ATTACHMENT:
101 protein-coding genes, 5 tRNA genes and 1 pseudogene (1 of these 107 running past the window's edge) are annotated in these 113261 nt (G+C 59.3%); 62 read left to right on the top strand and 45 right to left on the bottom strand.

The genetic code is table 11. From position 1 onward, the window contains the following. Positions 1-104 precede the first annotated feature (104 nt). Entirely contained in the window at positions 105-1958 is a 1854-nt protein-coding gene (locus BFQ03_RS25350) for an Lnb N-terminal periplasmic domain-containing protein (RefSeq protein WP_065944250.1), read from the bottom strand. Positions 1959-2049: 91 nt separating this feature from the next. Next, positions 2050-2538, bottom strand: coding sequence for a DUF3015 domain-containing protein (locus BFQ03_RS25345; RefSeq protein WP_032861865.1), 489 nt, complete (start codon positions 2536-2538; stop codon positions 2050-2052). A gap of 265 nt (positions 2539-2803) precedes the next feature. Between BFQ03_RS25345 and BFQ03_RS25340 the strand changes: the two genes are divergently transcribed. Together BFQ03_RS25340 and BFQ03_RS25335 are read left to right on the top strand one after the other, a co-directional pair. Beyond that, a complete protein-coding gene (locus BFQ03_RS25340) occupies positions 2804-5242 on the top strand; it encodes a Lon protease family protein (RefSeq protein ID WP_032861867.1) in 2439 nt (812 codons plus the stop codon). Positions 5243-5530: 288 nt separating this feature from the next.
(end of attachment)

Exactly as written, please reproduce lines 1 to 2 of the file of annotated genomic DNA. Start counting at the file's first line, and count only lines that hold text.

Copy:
101 protein-coding genes, 5 tRNA genes and 1 pseudogene (1 of these 107 running past the window's edge) are annotated in these 113261 nt (G+C 59.3%); 62 read left to right on the top strand and 45 right to left on the bottom strand.

The genetic code is table 11. From position 1 onward, the window contains the following. Positions 1-104 precede the first annotated feature (104 nt). Entirely contained in the window at positions 105-1958 is a 1854-nt protein-coding gene (locus BFQ03_RS25350) for an Lnb N-terminal periplasmic domain-containing protein (RefSeq protein WP_065944250.1), read from the bottom strand. Positions 1959-2049: 91 nt separating this feature from the next. Next, positions 2050-2538, bottom strand: coding sequence for a DUF3015 domain-containing protein (locus BFQ03_RS25345; RefSeq protein WP_032861865.1), 489 nt, complete (start codon positions 2536-2538; stop codon positions 2050-2052). A gap of 265 nt (positions 2539-2803) precedes the next feature. Between BFQ03_RS25345 and BFQ03_RS25340 the strand changes: the two genes are divergently transcribed. Together BFQ03_RS25340 and BFQ03_RS25335 are read left to right on the top strand one after the other, a co-directional pair. Beyond that, a complete protein-coding gene (locus BFQ03_RS25340) occupies positions 2804-5242 on the top strand; it encodes a Lon protease family protein (RefSeq protein ID WP_032861867.1) in 2439 nt (812 codons plus the stop codon). Positions 5243-5530: 288 nt separating this feature from the next.